Lebanon: waterscape challenges hide future opportunities

Youth conference addresses the water problems faced by Lebanon by examining the challenges, identifying the solutions, reviewing the success stories and featuring the contributors in the field.

beirut lebanon port waterscape
Lebanon’s waterscape is overstretched in response to decades of under-investment policies, withering infrastructure, local population growth, and the drastic influx of displaced Syrians. © ByTheEast

What is the future of Lebanon’s waterscape? This was the question which formed the central discussion theme in the youth conference which was organised by the Issam Fares Institute (IFI) for Public Policy International Affairs of AUB in a collaborative venture with the WAAD Consortium (Water Access and Development) which is funded by the EU-MADAD.

The Lebanon waterscape discussion took place in Beirut earlier this month, prior to the World Water Day which was observed on March 22, 2019. The above mentioned youth conference was titled “Water in Lebanon: Turning Current Challenges into Future Opportunities”. The meet venue was at the IFI facilities which received a live streaming within the campuses of Beirut Arab University (located in the Bekaa Valley) as well as Phoenicia University (South-Lebanon).

This way, the discussion on the country’s waterscape turned into a national event for addressing the water accessibility on a collective forum would provide a “collective solution” to the “collective problem”.

Experts from the industry met with the participants from the AUB, BAU, PU and Balamand Universities, whereby encouraging the youth to take up water oriented “studies and careers” which would contribute towards the betterment of future waterscape and the “environmental sector” in Lebanon. During the conference, “energy and water policy” came under focus, while mane public and private contributors in the water management field were featured including Mr. Michele Pierpaoli – Attache’ for Water and Waste Water Affairs from the European Union Delegation to Lebanon.

At the final leg, the panel dealt with multiple successful venture stories like “Clean2o and Talaya”, as they concentrated on “fruitful initiatives and growth opportunities” within the country as well as abroad. Furthermore, an assessment of the major challenges faced in Lebanon’s waterscape was carried out besides exploring “innovative solutions”, examining “future opportunities” and identifying “new job opportunities”. Researches, policymakers, international investors, executives and financial institutes gathered in a common platform to share their knowledge and promote “open discussion”.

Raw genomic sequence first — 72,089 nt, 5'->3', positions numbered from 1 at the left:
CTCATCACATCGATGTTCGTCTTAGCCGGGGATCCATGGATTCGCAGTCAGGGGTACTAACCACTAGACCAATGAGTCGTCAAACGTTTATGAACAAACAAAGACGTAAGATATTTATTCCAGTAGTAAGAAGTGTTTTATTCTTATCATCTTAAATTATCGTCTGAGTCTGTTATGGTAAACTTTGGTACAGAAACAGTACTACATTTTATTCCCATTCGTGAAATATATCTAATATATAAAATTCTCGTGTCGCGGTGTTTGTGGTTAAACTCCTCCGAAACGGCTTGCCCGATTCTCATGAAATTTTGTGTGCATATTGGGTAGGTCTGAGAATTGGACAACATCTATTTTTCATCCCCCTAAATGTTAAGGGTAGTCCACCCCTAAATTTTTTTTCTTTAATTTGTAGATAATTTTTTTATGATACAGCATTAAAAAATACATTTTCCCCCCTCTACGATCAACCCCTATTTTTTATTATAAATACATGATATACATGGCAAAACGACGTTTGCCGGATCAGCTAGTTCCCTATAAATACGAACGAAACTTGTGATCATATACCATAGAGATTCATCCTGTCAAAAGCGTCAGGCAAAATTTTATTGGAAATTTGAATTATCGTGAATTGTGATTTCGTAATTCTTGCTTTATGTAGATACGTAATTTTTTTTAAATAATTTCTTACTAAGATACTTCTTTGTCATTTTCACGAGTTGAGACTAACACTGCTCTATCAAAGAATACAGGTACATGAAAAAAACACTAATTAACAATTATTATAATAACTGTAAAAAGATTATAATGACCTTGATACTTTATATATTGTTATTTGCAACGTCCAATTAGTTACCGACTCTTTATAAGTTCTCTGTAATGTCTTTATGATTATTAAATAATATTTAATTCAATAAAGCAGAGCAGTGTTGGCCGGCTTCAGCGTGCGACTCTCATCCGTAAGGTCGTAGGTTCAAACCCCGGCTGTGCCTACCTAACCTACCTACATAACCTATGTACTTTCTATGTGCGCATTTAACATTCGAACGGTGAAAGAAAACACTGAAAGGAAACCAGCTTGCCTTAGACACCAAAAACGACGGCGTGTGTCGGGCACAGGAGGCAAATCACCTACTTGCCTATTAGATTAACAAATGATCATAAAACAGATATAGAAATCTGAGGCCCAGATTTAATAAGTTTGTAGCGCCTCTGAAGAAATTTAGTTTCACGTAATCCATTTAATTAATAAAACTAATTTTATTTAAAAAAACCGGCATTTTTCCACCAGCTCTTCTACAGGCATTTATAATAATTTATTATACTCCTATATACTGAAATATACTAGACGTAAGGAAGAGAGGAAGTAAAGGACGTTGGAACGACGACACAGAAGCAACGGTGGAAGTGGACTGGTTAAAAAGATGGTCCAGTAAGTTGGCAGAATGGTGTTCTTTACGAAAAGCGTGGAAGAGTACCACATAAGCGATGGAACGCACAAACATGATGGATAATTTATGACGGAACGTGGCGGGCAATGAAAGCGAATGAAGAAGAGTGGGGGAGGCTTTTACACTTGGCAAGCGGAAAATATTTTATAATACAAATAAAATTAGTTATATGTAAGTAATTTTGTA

The World Water Day (March 22) is celebrated to highlight the “importance of fresh water conservation” besides managing it in a sustainable manner. Titled as “Leaving no one behind”, the current edition is aligned with the Sustainable Development Goal #6 for ensuring the “availability and sustainability of water and sanitation to all”. Waterscape is important for any country be it in job creation, as a support to developing economy or promoting human and social growth. It affects everyone of us.

The EU Regional Trust Fund is supporting the Lebanese Water and Sanitation and Hygiene in “Response to the Syrian Crisis ‘MADAD’” and provided an USD8-million fund to WAAD for improving water and wastewater services across Lebanon. The WAAD Consortium comprises of ACTED, Action Against Hunger and INTERSOS, the three NGOs with a “significant experience in implementing WASH interventions in Lebanon”.

Lebanon’s waterscape is overstretched in response to “decades of under-investment policies, withering infrastructure, local population growth, and the drastic influx of displaced Syrians” contributing to thirty percent rise in the number of individuals in need of safe water accessibility.

The aim of EU Regional Trust Fund MADAD’s financial support is to ensure “humanitarian assistance”, sustain development as well as foster “social cohesion”; as a result, the fund has been provided to alleviate Lebanon’s waterscape for “both local and displaced populations” as a basic human need. Let’s wait to see if this wishful thinking will be implemented in the field.

To be continued, then.